While driving today, en route to a life saving coffee and a date with my computer, I was making a left hand turn across from another woman doing the same. She was older than me, blonde and skinny in that LA type of way. Bony cheekbones and skin clinging to the infrastructure below, hoping to reconnect with some semblance of what it once was. Drycleaning hanging behind the passenger seat. She waited too long to put on her blinker, thus bringing the ire from a white van behind her, who swerved and honked and barreled past her through the intersection. She was in the wrong in terms of common courtesy, but she still flipped him off. The scene struck me as decidedly grosteque and unladylike, however small the gesture. I drove away contemplating how I really felt about the practice of telling someone to f-off with a carefully chosen digit.
The middle finger has always struck me as the “c word” of body language. When I see it, it stings and makes me wince a little bit, like a punch to the face. And that’s what I interpret it as being: flipping people off is what you do when you really want to just slug someone in the jaw but are incapable of doing so because you are either too far away or not physically capable of doing so (uh hem, pussy). This means that this is most often and best used within the comfort of your car. Flipping someone off while walking, on a subway, or otherwise exposed leaves you quite vulnerable to attack.
Like the “c word” I do not use my middle finger that often. I can count on one hand how many times I have used it in earnest. I’m not talking about lamely flipping off a friend in high school for telling me my ass is fat; I’m talking about stiff armed, hand extended as far as you can, straight fingered hate…a reaction you can only justify when someone nearly plows through a red light and kills you. Or the type that you use in order to educate someone on what a fucking royal idiot they are. That type of middle fingering.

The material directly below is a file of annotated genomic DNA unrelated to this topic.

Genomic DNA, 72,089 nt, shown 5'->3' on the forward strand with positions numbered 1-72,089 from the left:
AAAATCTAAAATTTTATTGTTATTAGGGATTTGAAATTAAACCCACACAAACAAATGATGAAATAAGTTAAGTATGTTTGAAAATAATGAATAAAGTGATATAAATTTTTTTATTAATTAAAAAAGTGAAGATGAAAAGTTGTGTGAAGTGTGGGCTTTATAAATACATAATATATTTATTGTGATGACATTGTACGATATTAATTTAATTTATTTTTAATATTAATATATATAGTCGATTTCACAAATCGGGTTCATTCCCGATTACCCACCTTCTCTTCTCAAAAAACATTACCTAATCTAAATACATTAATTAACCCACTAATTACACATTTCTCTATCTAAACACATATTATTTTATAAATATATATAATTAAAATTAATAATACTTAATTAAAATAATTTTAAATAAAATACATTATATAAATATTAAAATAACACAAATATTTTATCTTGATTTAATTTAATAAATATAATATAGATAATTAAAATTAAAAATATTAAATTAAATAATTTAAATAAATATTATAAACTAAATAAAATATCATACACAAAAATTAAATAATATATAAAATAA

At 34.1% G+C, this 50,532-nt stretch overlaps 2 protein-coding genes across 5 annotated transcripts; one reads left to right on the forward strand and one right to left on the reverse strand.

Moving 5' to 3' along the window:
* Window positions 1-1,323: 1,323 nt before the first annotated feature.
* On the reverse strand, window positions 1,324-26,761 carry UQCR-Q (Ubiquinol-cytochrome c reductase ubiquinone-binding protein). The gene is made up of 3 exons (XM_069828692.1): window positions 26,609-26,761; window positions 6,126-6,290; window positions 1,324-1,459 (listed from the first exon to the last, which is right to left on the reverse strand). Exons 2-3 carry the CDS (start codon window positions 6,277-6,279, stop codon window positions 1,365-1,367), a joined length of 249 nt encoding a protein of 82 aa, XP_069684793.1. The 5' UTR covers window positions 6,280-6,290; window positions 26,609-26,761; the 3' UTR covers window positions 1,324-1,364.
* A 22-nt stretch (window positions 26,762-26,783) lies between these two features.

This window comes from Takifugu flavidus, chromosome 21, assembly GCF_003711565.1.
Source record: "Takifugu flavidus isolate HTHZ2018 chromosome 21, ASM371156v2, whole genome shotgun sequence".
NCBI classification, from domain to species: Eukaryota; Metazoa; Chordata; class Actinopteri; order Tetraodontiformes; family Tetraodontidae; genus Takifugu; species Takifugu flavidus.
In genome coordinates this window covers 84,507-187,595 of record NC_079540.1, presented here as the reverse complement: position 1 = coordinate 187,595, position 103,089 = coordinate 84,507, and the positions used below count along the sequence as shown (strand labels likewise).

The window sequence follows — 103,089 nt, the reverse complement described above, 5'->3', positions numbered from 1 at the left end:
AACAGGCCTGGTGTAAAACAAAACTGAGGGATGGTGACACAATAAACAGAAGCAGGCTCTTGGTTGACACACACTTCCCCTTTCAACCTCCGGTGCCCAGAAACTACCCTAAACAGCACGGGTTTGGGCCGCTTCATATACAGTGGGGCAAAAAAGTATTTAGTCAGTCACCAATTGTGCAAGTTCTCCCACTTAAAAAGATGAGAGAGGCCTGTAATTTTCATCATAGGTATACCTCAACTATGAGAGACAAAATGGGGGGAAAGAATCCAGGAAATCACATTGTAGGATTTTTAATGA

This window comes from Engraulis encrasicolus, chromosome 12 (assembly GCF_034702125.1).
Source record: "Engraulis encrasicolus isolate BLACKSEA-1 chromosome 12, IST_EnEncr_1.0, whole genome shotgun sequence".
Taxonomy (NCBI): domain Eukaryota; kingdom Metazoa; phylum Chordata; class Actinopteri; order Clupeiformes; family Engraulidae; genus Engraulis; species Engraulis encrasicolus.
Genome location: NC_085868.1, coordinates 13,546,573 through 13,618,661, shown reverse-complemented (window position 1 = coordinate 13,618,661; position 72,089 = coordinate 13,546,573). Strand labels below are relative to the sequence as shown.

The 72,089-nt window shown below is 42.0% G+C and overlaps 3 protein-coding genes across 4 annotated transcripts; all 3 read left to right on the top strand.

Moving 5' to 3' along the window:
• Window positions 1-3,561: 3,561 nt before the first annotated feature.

Similarly, the times in which I have been flipped off myself have been burned into my psyche like a curling iron on the outside of an ear.
My number one memory of middle finger hate happened in high school and I remember it for a few reasons. I was only sixteen, newly registered with the DMV and a novice behind the wheel. This may have been before or after I got t-boned while making a left-hand turn out of the local shopping mall. I was basically only as good at driving as experience would allow, and that experience was minimal. School had just let out and I was attempting to back out of my parking spot in order to head over to Starbucks to indulge in my after school treat of a Grande Mocha Frappaccino and a heath bar when my efforts were thwarted halfway out of my spot. Three juniors, all in a Japanese white two-door rice rocket accelerated into the empty spot of concrete that my rear end was heading for and a boy that I recognized but did not know leaned in from the back seat to the front of the cab where I could see him and flipped me off.
I flushed. Red and embarrassed. A boy in the grade above me had just flipped me off. I felt like an idiot, a complete and utter moron. He had effectively managed to ruin my entire day, the remainder of which I spent ruminating why he was such an asshole and why I allowed him to make me feel badly about myself for no reason whatsoever. While this reaction was definitely heightened by a potent combination of insecure self-awareness and teenage hormones, a similar reaction is still churned up in me today. The middle finger always manages to stay with me, because to me it always feels like someone you love screaming “I hate you and everything you do” even if it really is just a stranger saying, “You’re a retard. I wish you were dead…or at least didn’t own a car.” Psychoanalyze that, if you will.
The image of that boy leaning forward to flip me off also stuck with me because within a month he died in a car crash. And while everyone cried and talked about what an amazing person he was and how they would miss him forever, all I could remember was his middle finger nearly pressed up against the glass and my red cheeks.
So when I see people flipping off strangers, or when I am driven to do it by complete madness myself, I can’t help but think what a terrible image that would be to exist in perpetuity in. Lost in an obscure memory in the depths of someone’s brain, living forever as an asshole. Over and over and over again.